my next horse will be a Connemara; love them for the reasons others have stated. Depending on what discipline you want to show in - could be difficult in show hunters, not an issue w/ jumpers or eventing/dressage. I've seen some very lovely movers in Connemaras. I watched the Connemara class at Upperville a couple of years ago - some lovely lovely animals showing and wondered why in the heck why they aren't more popular in the large pony divisions - we know they can jump... I think if you're looking for a good all arounder small horse - connemara could be the way to go; all arounder for a 16 hand horse - ISH or RID could be the way to go to...mine might not have won a lot of top ribbons but is always in the ribbons - so I'll take consistency any day.
Where to start. Connie's and the part Connie's are amazing. Some of the ones standing at stud here jump pony GP's which are 1.35m. I have seen well bred warmblood youngsters being bred that never reach this height. I've seen crosses that are 16 hands plus. Athletic as anything. On our eventing team this year we had a cross in Portersize Just A Jiff.
Their minds are second to none. We have a client that has a couple pure breds and some crosses. The ones he didn't use a Connie stallion on are different than the half Connie siblings. Not as nice, not the stride nor the power and can extremely difficult.
Suffice to say I am a huge fan. I have recently seen some Connie warmblood crosses and wow they have been stunning athletic individuals. I am really a big fan of what the Connie has to offer.
COTH, keeping popcorn growers in business for years.
"I need your grace to remind me to find my own." Snow Patrol-Chasing Cars. This line reminds me why I have horses.
One of the best horses I've ever ridden was a Connemara/Holsteiner. He was small, about 15h, but had the absolute best brain EVER. He was really green, especially to jumping (he was 5), and went towards everything I asked him of with an open mind and a huge heart. He was a brave little thing...had him solidly jumping 2'6"-2'9" courses by the end of about 5 months. He did quite well at shows too...he was super flashy, and had a beautiful, huge trot.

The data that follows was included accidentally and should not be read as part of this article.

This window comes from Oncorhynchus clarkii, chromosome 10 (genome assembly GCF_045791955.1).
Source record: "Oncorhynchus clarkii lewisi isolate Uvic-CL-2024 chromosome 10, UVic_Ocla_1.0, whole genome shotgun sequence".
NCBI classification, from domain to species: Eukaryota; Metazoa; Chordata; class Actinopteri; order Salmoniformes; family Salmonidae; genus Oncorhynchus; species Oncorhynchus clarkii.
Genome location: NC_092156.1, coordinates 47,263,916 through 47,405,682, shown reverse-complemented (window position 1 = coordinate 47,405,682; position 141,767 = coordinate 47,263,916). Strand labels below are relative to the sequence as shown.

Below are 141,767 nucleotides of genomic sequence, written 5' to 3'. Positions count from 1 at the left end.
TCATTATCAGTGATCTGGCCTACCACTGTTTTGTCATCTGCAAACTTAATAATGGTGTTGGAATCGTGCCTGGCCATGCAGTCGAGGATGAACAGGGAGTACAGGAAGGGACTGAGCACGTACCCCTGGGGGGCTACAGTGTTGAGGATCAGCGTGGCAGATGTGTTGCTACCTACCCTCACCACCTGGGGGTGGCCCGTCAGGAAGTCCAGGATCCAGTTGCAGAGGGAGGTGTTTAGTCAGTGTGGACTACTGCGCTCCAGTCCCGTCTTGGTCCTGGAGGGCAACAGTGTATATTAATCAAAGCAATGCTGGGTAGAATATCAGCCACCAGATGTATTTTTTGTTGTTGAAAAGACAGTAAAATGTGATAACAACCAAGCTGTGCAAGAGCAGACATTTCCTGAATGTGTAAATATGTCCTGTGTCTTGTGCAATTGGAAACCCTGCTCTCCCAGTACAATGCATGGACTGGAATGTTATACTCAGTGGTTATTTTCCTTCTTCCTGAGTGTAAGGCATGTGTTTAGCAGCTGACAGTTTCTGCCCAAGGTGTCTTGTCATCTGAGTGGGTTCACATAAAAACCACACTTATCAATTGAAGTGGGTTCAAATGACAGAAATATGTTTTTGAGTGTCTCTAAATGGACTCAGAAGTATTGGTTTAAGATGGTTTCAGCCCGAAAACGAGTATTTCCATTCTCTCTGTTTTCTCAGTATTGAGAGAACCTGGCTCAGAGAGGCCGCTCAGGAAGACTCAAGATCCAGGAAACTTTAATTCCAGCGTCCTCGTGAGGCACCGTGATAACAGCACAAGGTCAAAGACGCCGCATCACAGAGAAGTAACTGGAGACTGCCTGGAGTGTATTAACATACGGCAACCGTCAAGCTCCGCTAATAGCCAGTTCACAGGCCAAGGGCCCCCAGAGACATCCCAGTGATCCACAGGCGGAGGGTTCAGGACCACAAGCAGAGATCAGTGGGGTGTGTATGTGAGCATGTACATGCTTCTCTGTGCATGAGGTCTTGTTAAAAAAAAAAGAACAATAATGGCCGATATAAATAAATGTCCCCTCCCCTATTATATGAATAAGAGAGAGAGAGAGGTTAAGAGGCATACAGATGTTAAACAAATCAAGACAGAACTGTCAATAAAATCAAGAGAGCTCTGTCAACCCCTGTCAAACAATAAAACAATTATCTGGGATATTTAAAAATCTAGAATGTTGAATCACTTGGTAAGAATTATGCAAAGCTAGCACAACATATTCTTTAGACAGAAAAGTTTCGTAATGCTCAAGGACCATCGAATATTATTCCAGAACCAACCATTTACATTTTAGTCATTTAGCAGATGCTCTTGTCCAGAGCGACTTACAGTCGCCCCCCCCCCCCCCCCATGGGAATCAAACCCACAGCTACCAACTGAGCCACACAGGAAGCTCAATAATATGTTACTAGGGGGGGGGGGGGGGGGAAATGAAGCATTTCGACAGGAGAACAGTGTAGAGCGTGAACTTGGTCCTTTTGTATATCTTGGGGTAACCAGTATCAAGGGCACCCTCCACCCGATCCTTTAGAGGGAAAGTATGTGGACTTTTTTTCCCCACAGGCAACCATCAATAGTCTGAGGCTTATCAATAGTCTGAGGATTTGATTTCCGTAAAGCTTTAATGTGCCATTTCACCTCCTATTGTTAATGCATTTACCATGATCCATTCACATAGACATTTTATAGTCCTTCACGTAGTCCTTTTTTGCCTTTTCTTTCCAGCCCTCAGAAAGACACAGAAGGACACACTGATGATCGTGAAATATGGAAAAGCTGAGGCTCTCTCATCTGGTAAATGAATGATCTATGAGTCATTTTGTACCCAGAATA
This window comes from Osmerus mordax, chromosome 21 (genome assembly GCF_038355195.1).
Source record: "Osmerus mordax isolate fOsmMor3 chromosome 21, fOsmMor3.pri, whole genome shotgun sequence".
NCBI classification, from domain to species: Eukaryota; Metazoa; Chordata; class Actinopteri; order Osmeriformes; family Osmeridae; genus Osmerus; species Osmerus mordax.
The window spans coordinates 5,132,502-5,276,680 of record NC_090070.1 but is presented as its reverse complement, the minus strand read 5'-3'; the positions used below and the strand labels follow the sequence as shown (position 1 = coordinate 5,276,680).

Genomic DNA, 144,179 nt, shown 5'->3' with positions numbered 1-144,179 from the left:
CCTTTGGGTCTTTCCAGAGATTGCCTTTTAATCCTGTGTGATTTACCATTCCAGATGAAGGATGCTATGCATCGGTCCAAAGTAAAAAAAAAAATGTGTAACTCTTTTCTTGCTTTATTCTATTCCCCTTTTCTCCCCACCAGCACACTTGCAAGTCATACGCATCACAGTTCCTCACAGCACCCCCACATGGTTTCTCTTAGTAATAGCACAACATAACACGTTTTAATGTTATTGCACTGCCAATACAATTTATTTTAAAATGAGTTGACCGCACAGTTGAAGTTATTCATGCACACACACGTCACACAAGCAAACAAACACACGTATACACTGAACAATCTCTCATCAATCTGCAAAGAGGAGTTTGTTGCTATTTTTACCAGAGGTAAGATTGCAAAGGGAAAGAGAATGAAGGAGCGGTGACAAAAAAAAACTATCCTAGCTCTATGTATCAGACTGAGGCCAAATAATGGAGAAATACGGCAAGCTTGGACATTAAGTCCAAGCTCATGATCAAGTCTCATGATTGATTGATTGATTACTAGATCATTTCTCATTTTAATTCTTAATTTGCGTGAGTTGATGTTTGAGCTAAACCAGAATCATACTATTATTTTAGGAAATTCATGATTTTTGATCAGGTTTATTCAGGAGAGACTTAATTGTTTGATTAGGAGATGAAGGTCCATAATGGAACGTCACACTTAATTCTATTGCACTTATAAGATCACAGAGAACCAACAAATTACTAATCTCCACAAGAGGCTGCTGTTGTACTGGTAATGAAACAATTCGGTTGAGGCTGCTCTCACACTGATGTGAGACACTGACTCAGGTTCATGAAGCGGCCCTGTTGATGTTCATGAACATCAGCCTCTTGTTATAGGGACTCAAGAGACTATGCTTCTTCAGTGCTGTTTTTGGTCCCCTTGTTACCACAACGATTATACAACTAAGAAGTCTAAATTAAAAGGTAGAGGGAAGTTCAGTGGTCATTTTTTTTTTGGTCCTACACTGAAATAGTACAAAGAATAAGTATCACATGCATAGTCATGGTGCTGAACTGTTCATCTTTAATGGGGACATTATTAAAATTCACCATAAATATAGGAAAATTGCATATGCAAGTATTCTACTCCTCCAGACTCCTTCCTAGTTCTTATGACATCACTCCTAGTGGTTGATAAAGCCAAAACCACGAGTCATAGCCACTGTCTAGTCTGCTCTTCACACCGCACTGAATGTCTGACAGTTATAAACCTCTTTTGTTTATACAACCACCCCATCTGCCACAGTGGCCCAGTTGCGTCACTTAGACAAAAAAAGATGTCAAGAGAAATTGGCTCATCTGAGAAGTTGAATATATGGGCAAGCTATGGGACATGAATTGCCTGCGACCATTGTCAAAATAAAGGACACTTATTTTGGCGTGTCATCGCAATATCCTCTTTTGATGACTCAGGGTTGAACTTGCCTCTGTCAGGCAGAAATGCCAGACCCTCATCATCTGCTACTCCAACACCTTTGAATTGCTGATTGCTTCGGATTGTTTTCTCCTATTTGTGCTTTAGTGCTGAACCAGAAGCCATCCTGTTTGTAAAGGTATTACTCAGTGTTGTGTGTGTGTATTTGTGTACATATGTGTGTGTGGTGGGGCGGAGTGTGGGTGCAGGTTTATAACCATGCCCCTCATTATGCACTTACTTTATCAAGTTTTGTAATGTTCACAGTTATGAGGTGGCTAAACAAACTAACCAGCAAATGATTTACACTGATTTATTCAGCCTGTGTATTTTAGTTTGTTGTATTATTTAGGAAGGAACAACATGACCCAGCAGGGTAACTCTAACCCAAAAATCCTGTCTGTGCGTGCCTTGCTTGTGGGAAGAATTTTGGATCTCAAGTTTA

I was at a show with him and asked him for an Ammie-tastic long spot, and he took it....swam over the jump and toppled on the landing. I flew head first into the dirt, and couldn't get up (it turns out I had a pretty gross concussion). He stopped dead in his tracks, right next to me, and softly nuzzled my neck until I got up. That guy had heart. I loved him so much...coolest little dude.
Go for it!
Originally Posted by MistyPony
In all my years of riding, gravity is the one thing that has never failed on me!
I'd say Connemaras are kind of like the terriers of the horse world... smart, loyal, determined, stubborn, always full of personality. I just rode a Connemara/TB mix the other day, she was so much fun. Super athletic and enthusiastic. The other part Connemaras that I know, half siblings, are polar opposites from each other. The medium used to event, but when her owner rode her, they kind of kicked butt in the show ring without fail. She'd get stubborn if you didn't ride her exactly how she wanted you to, but if you figured her out she'd be an angel. Her half brother is fondly called potato because he's so dang slow. Everyone at my barn has ridden him during some part of their beginning years. By the time I "graduated" from him, I was galloping him around bareback and jumping him without reins to scare my mom. Once he figures out he likes you, he'll actually move his butt